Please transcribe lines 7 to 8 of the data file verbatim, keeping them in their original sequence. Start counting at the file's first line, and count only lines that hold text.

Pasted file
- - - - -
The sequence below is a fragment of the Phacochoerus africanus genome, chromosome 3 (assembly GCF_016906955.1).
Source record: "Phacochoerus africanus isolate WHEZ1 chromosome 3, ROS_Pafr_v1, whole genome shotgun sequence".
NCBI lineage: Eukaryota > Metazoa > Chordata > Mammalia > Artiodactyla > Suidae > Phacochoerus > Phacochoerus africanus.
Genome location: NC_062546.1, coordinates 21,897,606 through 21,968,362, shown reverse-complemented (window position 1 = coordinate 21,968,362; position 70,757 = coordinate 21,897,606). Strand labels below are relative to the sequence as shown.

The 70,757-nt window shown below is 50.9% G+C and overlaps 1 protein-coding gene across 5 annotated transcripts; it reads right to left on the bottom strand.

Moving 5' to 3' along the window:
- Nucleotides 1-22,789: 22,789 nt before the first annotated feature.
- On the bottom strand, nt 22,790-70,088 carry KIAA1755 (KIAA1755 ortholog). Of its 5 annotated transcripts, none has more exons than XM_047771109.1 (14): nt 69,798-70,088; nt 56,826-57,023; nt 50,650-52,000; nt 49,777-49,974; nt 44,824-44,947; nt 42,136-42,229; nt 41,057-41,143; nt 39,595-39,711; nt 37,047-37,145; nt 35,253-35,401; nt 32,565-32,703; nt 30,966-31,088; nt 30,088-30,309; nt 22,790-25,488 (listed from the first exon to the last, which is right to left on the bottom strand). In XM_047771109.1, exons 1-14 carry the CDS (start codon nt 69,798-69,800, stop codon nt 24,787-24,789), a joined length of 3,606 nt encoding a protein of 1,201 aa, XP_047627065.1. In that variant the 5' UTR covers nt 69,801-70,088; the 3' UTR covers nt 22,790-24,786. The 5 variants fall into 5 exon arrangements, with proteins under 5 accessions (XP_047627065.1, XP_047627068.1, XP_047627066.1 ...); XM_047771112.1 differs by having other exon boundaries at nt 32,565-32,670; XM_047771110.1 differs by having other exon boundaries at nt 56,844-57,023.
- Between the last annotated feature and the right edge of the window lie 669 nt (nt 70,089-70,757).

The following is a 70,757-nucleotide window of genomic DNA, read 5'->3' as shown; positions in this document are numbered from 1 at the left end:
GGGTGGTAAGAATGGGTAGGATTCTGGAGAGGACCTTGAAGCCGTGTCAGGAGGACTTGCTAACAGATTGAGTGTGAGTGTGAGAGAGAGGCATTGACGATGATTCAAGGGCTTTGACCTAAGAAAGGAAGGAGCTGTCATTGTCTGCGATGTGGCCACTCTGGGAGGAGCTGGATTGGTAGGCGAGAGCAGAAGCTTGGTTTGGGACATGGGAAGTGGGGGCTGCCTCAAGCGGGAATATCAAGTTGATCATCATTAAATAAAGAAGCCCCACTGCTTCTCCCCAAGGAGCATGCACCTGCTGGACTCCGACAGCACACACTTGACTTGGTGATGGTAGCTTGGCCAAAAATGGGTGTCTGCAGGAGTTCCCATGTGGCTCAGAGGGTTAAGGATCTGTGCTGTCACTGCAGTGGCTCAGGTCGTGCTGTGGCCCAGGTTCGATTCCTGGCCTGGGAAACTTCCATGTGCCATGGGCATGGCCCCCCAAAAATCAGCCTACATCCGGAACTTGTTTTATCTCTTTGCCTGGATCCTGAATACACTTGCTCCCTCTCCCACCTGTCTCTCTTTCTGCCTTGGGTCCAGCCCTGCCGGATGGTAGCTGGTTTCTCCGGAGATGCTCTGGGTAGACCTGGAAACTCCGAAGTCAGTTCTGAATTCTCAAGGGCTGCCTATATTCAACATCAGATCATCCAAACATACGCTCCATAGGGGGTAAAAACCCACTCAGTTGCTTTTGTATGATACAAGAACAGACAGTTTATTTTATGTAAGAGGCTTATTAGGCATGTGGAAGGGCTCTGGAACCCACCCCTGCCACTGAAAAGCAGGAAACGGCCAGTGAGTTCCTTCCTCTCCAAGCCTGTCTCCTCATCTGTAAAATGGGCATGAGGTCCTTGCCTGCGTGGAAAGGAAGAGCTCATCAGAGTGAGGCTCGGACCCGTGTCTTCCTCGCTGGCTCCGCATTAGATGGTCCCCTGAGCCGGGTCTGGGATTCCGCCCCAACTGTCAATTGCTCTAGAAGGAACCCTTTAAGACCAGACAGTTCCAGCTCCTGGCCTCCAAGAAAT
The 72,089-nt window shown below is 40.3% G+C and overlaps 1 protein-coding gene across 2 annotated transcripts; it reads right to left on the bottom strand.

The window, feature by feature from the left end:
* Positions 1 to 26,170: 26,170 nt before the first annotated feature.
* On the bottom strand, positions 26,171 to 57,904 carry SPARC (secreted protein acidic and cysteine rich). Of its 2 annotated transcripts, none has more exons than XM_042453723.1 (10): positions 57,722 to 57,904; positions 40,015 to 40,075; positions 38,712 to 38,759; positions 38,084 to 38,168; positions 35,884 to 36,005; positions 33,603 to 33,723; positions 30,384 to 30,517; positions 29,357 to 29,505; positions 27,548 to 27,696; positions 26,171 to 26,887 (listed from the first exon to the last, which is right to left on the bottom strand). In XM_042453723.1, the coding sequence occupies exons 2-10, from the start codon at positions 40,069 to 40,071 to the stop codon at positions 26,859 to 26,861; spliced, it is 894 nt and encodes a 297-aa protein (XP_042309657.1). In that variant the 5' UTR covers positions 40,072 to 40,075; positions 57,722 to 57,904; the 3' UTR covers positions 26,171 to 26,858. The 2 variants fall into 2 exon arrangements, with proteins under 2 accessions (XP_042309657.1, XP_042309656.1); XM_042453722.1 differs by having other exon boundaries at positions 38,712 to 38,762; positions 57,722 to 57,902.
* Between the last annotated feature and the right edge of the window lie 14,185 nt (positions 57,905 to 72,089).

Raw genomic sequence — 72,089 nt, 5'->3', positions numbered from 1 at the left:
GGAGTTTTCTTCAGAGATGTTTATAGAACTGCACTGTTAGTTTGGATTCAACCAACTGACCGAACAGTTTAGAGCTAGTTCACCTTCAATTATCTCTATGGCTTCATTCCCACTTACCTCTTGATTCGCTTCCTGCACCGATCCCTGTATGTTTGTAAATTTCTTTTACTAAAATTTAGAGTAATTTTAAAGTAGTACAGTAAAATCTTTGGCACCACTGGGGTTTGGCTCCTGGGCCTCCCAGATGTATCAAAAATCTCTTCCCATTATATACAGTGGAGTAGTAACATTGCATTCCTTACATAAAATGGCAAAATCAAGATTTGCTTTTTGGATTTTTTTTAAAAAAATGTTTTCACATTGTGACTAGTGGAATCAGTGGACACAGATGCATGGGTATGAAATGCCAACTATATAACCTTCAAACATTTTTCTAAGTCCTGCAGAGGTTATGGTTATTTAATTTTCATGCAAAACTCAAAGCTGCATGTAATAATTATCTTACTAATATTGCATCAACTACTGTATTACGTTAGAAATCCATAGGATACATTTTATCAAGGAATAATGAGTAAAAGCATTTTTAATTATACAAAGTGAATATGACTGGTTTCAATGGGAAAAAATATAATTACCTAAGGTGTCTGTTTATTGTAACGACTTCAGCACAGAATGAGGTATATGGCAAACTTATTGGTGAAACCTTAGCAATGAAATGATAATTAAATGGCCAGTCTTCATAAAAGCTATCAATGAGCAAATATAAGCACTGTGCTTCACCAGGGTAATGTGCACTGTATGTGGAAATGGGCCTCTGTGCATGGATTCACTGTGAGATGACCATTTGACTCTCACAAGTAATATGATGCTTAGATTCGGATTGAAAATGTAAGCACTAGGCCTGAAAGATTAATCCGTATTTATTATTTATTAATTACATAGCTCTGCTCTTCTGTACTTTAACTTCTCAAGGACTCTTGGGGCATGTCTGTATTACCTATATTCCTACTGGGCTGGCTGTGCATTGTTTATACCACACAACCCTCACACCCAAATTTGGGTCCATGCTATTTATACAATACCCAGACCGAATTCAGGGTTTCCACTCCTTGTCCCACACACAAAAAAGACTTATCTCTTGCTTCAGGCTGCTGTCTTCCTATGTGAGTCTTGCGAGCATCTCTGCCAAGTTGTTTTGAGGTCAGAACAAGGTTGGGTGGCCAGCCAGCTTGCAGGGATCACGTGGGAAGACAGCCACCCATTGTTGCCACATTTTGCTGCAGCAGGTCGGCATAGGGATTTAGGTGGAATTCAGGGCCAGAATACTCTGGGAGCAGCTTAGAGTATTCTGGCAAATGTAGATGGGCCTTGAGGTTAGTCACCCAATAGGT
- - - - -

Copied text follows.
- Nucleotides 1-22,789: 22,789 nt before the first annotated feature.
- On the bottom strand, nt 22,790-70,088 carry KIAA1755 (KIAA1755 ortholog). Of its 5 annotated transcripts, none has more exons than XM_047771109.1 (14): nt 69,798-70,088; nt 56,826-57,023; nt 50,650-52,000; nt 49,777-49,974; nt 44,824-44,947; nt 42,136-42,229; nt 41,057-41,143; nt 39,595-39,711; nt 37,047-37,145; nt 35,253-35,401; nt 32,565-32,703; nt 30,966-31,088; nt 30,088-30,309; nt 22,790-25,488 (listed from the first exon to the last, which is right to left on the bottom strand). In XM_047771109.1, exons 1-14 carry the CDS (start codon nt 69,798-69,800, stop codon nt 24,787-24,789), a joined length of 3,606 nt encoding a protein of 1,201 aa, XP_047627065.1. In that variant the 5' UTR covers nt 69,801-70,088; the 3' UTR covers nt 22,790-24,786. The 5 variants fall into 5 exon arrangements, with proteins under 5 accessions (XP_047627065.1, XP_047627068.1, XP_047627066.1 ...); XM_047771112.1 differs by having other exon boundaries at nt 32,565-32,670; XM_047771110.1 differs by having other exon boundaries at nt 56,844-57,023.